133. Y. Wang, M. Nikodem, R. Dweik and G. Wysocki, A Dual Modulation Faraday Rotation Spectrometer for Isotope-Labeled Analysis of Exhaled Nitric Oxide, Opt. Life Sci., 2013, BM4A.3 Search PubMed.
  134. Y. Wang, F. Cikach, J. Barnes, L. Dababneh, D. Grove and S. Erzurum, et al., A Faraday Rotation Spectrometer for study of NO isotopes in breath, 2013 Conference on Lasers and Electro-Optics (Cleo), 2013.
  135. Z. N. Wang and C. J. Wang, J. Breath Res., 2013, 7, 037109 CrossRef PubMed.
  136. L. Ciaffoni, G. Hancock, J. J. Harrison, J. P. van Helden, C. E. Langley and R. Peverall, et al. , Anal. Chem., 2013, 85, 846–850 CrossRef CAS PubMed.
  137. A. Reyes-Reyes, R. C. Horsten, H. P. Urbach and N. Bhattacharya, Anal. Chem., 2015, 87, 507–512 CrossRef CAS PubMed.
  138. S. W. Ryter and L. E. Otterbein, BioEssays, 2004, 26, 270–280 CrossRef CAS PubMed.
  139. S. W. Ryter and A. M. K. Choi, J. Breath Res., 2013, 7, 017111 CrossRef PubMed.
  140. B. W. M. Moeskops, H. Naus, S. M. Cristescu and F. J. M. Harren, Appl. Phys. B: Lasers Opt., 2006, 82, 649–654 CrossRef CAS.
  141. N. Pakmanesh, S. M. Cristescu, A. Ghorbanzadeh, F. J. M. Harren and J. Mandon, Appl. Phys. B: Lasers Opt., 2016, 122, 10 CrossRef.
  142. R. Ghorbani and F. M. Schmidt, Appl. Phys. B: Lasers Opt., 2017, 123, 144 CrossRef.
  143. C. Turner, P. Spanel and D. Smith, Physiol. Meas., 2006, 27, 321–337 CrossRef PubMed.
  144. C. D. R. Dunn, M. Black, D. C. Cowell, C. Penault, N. M. Ratcliffe and R. Spence, et al. , Br. J. Biomed. Sci., 2001, 58, 66–75 CAS.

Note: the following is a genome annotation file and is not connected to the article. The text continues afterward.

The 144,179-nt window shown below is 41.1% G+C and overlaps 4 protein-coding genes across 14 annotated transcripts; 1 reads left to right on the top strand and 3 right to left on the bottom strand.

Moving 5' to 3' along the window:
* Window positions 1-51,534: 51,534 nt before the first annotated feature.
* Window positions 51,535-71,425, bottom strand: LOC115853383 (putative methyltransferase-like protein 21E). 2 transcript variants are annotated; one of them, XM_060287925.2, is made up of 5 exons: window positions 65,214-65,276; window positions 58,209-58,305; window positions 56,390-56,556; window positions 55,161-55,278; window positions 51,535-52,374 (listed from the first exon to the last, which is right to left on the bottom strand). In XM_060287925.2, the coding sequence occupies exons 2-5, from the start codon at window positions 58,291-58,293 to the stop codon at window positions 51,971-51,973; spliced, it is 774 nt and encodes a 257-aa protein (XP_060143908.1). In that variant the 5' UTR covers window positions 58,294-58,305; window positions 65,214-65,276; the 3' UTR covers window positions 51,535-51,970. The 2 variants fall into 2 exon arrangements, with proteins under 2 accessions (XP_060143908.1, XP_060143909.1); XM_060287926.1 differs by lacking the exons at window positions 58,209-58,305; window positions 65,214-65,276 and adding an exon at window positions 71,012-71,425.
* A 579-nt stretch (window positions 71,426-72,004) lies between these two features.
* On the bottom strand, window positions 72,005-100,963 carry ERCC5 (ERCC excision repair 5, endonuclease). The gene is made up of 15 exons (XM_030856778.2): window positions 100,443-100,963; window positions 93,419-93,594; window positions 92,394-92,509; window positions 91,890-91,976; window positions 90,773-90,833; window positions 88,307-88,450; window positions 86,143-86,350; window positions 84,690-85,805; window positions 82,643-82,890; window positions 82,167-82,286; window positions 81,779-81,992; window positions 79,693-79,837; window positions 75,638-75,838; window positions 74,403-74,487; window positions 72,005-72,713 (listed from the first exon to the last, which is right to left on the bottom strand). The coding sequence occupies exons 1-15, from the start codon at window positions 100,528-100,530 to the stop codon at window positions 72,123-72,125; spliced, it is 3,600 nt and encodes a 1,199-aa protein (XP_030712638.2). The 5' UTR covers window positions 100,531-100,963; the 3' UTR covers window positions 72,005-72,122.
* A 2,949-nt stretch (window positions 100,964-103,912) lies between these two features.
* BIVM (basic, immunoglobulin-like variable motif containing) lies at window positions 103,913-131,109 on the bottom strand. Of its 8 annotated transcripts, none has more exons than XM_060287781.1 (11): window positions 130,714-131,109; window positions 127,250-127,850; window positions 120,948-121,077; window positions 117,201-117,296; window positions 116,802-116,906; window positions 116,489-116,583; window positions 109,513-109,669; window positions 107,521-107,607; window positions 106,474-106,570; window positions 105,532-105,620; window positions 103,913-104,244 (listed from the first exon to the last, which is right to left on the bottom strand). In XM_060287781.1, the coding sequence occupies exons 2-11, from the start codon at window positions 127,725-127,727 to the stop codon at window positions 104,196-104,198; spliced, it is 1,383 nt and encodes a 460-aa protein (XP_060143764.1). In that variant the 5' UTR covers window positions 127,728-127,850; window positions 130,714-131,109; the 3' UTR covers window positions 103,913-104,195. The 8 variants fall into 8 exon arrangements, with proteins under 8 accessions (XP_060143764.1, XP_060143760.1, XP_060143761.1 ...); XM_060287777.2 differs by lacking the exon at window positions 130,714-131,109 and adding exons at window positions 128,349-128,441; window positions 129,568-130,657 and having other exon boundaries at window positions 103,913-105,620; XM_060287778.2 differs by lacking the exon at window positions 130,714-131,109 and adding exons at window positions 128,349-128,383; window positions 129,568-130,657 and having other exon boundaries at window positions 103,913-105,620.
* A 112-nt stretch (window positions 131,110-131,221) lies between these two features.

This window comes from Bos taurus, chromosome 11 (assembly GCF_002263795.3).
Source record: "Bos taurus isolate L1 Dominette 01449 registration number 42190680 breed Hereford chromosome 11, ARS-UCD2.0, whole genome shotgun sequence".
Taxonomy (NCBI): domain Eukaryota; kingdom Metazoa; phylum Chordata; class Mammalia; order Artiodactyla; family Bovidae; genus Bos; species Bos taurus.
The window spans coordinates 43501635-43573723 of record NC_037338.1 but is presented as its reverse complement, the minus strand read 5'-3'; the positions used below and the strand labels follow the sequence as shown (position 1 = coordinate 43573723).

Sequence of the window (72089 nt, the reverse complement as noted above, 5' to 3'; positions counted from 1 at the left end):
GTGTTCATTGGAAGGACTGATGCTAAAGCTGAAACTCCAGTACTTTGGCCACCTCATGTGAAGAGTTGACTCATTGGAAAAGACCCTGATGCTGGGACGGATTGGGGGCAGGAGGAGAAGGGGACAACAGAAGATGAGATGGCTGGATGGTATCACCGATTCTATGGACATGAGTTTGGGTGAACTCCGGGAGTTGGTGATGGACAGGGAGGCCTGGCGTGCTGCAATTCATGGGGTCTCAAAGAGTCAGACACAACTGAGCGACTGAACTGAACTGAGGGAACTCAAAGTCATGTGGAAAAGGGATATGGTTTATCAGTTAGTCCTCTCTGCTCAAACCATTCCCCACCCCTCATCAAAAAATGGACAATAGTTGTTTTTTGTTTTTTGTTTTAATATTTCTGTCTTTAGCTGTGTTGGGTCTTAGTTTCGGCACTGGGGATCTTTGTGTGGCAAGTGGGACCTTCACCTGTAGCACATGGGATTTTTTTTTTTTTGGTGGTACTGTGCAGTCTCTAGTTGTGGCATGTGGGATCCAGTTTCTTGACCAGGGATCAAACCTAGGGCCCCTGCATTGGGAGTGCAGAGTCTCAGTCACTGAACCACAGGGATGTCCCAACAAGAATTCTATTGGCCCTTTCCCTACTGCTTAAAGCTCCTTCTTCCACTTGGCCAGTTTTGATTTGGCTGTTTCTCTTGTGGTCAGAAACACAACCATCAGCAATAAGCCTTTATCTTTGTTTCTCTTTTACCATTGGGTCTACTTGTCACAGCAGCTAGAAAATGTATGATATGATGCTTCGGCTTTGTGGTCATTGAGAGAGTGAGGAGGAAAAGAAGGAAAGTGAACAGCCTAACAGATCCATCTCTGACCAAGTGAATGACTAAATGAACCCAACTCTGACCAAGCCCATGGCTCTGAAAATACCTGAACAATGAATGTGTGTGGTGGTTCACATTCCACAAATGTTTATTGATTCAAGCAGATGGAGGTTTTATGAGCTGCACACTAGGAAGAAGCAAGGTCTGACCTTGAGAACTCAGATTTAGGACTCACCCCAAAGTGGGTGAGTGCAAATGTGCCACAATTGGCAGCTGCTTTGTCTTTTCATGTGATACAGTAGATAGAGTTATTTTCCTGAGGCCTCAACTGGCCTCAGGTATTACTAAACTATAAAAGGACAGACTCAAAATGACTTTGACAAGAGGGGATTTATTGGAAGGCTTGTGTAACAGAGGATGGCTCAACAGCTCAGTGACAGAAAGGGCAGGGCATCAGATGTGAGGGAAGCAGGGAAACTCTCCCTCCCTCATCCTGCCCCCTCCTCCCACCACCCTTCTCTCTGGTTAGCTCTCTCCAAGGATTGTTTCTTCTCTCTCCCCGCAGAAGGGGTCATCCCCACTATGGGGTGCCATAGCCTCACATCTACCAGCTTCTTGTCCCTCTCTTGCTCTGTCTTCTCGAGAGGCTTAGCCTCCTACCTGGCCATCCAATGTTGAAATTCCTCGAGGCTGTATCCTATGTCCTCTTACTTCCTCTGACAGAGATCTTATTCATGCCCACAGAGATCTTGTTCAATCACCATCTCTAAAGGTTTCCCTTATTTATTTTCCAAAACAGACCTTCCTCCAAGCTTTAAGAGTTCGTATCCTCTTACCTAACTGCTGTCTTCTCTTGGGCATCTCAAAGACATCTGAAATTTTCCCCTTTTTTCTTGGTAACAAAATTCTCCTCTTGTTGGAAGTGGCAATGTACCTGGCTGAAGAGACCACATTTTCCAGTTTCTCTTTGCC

145. J. Manne, O. Sukhorukov, W. Jager and J. Tulip, Appl. Opt., 2006, 45, 9230–9237 CrossRef PubMed.
  146. J. Manne, W. Jager and J. Tulip, Appl. Phys. B: Lasers Opt., 2009, 94, 337–344 CrossRef CAS.
  147. R. Lewicki, A. A. Kosterev, D. M. Thomazy, T. H. Risby, S. Solga and T. B. Schwartz, et al. , Proc. SPIE, 2011, 7945, 79450k CrossRef.
  148. F. K. Tittel, R. F. Curl, L. Dong and R. Lewicki, Infrared semiconductor laser based trace gas sensor technologies: recent advances and applications, 2011 Search PubMed.
  149. F. K. Tittel, R. Lewicki, L. Dong, K. Liu, T. H. Risby and S. Solga, et al., Real time detection of exhaled human breath using quantum cascade laser based sensor technology, 2012 Search PubMed.
  150. K. Owen and A. Farooq, Appl. Phys. B: Lasers Opt., 2014, 116, 371–383 CrossRef CAS.
  151. B. Gaston, J. M. Drazen, J. Loscalzo and J. S. Stamler, Am. J. Respir. Crit. Care Med., 1994, 149, 538–551 CrossRef CAS PubMed.
  152. D. H. Yates, Immunol. Cell Biol., 2001, 79, 178–190 CrossRef CAS PubMed.
  153. N. Binding, W. Muller, P. A. Czeschinski and U. Witting, Eur. Respir. J., 2000, 16, 499–503 CrossRef CAS PubMed.
  154. J. H. Shorter, D. D. Nelson, J. B. McManus, M. S. Zahniser, S. R. Sama and D. K. Milton, J. Breath Res., 2011, 5, 037108 CrossRef PubMed.
  155. L. Menzel, A. A. Kosterev, R. F. Curl, F. K. Tittel, C. Gmachl and F. Capasso, et al. , Appl. Phys. B: Lasers Opt., 2001, 72, 859–863 CrossRef CAS PubMed.
  156. S. M. Cristescu, S. T. Persijn, S. T. L. Hekkert and F. J. M. Harren, Appl. Phys. B: Lasers Opt., 2008, 92, 343–349 CrossRef CAS.